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Photo of Rachel Garson Taylor, M.A., LPC, NCA assistant director of student career advising, serving students in Kellogg Certificate Program for Undergraduates.By Rachel Garson Taylor, M.A., LPC, NCA assistant director of student career advising, serving students in Kellogg Certificate Program for Undergraduates.

At some point, you have probably heard a cutesy saying about the “little things.” It is the little things in life. It is the little things that matter the most. Little things make big things happen. There are too many to list and you get the point. The applicability of these phrases is widespread, including your approach to the internship and/or job search.

The little things that make a big difference on your resume:

  • Size of your name – If you make it too big, it may say something about the size of your ego or be perceived as filler. If you make it too small, it may make your name less memorable.
  • Relevant course list – Select courses that give additional information so that an employer understands what relevant knowledge and skill base you have to offer.
  • Order of bullet points – Be strategic about the order of information you present. Lead with the strongest and most relevant skills as they align with your pursuits. If you are applying for an analytics job, lead with analytics skills; if you are applying for a communications internship, lead with your communication skills.

The little things that make a big difference on your cover letter:

  • Correct position title – While this sounds obvious, this error happens with great frequency. Use of the incorrect position title may communicate to an employer that you are either not detail-oriented or you did not invest the time to write a letter for them specifically – neither of which will support your candidacy.
  • The why you need to know – The body of the cover letter is intended to demonstrate to a potential employer how you have used your skills in other experiences to make an impact. Take this one step further and articulate why this adds value to the position you are pursuing. This demonstrates understanding of the role and directly aligns your experience to the position you are pursuing.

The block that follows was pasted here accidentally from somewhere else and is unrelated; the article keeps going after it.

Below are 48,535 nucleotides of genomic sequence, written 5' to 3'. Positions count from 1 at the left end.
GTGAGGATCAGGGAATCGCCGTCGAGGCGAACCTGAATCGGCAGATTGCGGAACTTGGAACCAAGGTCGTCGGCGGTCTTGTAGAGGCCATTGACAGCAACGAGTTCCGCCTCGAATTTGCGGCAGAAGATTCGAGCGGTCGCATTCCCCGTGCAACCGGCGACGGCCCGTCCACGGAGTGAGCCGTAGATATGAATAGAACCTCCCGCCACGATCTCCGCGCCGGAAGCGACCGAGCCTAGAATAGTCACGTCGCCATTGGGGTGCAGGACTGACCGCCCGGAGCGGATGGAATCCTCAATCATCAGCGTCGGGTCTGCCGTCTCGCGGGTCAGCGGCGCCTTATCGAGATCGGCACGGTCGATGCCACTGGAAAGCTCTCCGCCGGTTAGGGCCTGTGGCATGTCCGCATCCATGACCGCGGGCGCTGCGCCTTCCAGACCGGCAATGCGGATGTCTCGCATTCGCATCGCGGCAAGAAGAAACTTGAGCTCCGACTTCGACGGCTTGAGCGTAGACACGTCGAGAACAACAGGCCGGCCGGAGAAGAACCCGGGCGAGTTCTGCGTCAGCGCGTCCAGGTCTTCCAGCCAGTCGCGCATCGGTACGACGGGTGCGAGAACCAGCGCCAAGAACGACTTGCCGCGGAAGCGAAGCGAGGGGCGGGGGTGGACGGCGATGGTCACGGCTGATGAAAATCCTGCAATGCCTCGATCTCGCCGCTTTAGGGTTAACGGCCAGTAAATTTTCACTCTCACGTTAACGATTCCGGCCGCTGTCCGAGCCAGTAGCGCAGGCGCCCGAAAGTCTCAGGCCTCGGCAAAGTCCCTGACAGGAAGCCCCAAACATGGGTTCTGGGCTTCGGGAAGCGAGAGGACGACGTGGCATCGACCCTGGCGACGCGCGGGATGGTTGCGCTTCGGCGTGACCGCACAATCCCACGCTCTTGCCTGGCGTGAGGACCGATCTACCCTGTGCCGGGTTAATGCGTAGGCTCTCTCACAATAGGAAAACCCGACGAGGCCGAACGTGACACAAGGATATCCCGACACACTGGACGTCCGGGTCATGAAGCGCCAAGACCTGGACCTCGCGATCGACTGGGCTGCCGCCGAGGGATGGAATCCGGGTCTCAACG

The little things that make a big difference in your interview:

  • Your chair – Although you may know where to sit, wait until offered a seat. This demonstrates respect and good manners.  Both are important as employers think about your potential to interact with other staff, clients, and leadership.
  • Their name – As you are saying goodbye, use this opportunity to thank them personally using their name. This adds a layer of familiarity and warmth to the impression you are hoping to create.
  • Thank you note – Write one! Because not many applicants are doing this, I can’t think of a better way to set yourself apart. Additionally, if you are going to write a thank you note, personalize it to your conversation with that specific interviewer.

The little things that make a big difference on your job/internship search attitude:

  • Potential – See the potential in yourself and the opportunities available. When you see the potential, your excitement will be conveyed in your commitment to the search, the effort you exert, the application materials you submit, and the way you present yourself.
  • Success – While your ultimate goal is to secure a job/internship, celebrate each success along the way of making this happen. For example, an invitation to interview is a huge step forward and one that you should acknowledge as it means the employer sees your potential.

I encourage you to embrace the “it is the small things” mentality as you approach your search. The little things will help you to stand out as a candidate. All these little things will add up to make a positive impression with employers and ultimately a difference in your search. For more guidance on the job/internship search, schedule an appointment with your NCA career adviser.

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